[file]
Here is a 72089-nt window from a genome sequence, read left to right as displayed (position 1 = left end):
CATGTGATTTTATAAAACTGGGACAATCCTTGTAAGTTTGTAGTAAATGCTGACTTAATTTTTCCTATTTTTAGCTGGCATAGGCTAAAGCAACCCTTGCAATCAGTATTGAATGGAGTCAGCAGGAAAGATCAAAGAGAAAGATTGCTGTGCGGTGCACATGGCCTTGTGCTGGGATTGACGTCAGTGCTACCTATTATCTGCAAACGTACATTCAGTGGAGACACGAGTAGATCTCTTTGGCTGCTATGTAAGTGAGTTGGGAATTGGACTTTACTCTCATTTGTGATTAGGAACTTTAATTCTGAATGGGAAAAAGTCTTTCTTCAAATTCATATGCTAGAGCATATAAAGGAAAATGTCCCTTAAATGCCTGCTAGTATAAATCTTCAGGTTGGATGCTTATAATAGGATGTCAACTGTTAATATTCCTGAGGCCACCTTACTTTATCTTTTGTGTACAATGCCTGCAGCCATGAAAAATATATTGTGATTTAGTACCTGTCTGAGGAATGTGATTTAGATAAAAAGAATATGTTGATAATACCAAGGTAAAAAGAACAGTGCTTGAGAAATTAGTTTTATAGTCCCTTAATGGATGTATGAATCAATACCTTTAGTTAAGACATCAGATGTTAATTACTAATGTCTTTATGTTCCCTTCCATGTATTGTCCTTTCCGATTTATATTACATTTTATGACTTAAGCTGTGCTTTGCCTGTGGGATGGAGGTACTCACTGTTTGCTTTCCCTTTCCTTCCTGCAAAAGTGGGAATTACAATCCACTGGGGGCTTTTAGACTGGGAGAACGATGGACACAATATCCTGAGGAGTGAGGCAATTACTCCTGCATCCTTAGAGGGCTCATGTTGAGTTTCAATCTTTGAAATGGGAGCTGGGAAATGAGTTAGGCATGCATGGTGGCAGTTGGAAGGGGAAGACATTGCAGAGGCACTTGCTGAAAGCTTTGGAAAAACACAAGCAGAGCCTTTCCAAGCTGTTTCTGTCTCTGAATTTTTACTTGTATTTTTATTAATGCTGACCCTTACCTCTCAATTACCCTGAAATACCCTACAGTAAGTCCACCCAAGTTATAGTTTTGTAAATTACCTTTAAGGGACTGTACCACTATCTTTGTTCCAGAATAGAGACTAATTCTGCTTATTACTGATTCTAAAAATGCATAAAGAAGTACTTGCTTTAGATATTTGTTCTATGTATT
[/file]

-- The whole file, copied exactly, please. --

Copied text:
Here is a 72089-nt window from a genome sequence, read left to right as displayed (position 1 = left end):
CATGTGATTTTATAAAACTGGGACAATCCTTGTAAGTTTGTAGTAAATGCTGACTTAATTTTTCCTATTTTTAGCTGGCATAGGCTAAAGCAACCCTTGCAATCAGTATTGAATGGAGTCAGCAGGAAAGATCAAAGAGAAAGATTGCTGTGCGGTGCACATGGCCTTGTGCTGGGATTGACGTCAGTGCTACCTATTATCTGCAAACGTACATTCAGTGGAGACACGAGTAGATCTCTTTGGCTGCTATGTAAGTGAGTTGGGAATTGGACTTTACTCTCATTTGTGATTAGGAACTTTAATTCTGAATGGGAAAAAGTCTTTCTTCAAATTCATATGCTAGAGCATATAAAGGAAAATGTCCCTTAAATGCCTGCTAGTATAAATCTTCAGGTTGGATGCTTATAATAGGATGTCAACTGTTAATATTCCTGAGGCCACCTTACTTTATCTTTTGTGTACAATGCCTGCAGCCATGAAAAATATATTGTGATTTAGTACCTGTCTGAGGAATGTGATTTAGATAAAAAGAATATGTTGATAATACCAAGGTAAAAAGAACAGTGCTTGAGAAATTAGTTTTATAGTCCCTTAATGGATGTATGAATCAATACCTTTAGTTAAGACATCAGATGTTAATTACTAATGTCTTTATGTTCCCTTCCATGTATTGTCCTTTCCGATTTATATTACATTTTATGACTTAAGCTGTGCTTTGCCTGTGGGATGGAGGTACTCACTGTTTGCTTTCCCTTTCCTTCCTGCAAAAGTGGGAATTACAATCCACTGGGGGCTTTTAGACTGGGAGAACGATGGACACAATATCCTGAGGAGTGAGGCAATTACTCCTGCATCCTTAGAGGGCTCATGTTGAGTTTCAATCTTTGAAATGGGAGCTGGGAAATGAGTTAGGCATGCATGGTGGCAGTTGGAAGGGGAAGACATTGCAGAGGCACTTGCTGAAAGCTTTGGAAAAACACAAGCAGAGCCTTTCCAAGCTGTTTCTGTCTCTGAATTTTTACTTGTATTTTTATTAATGCTGACCCTTACCTCTCAATTACCCTGAAATACCCTACAGTAAGTCCACCCAAGTTATAGTTTTGTAAATTACCTTTAAGGGACTGTACCACTATCTTTGTTCCAGAATAGAGACTAATTCTGCTTATTACTGATTCTAAAAATGCATAAAGAAGTACTTGCTTTAGATATTTGTTCTATGTATT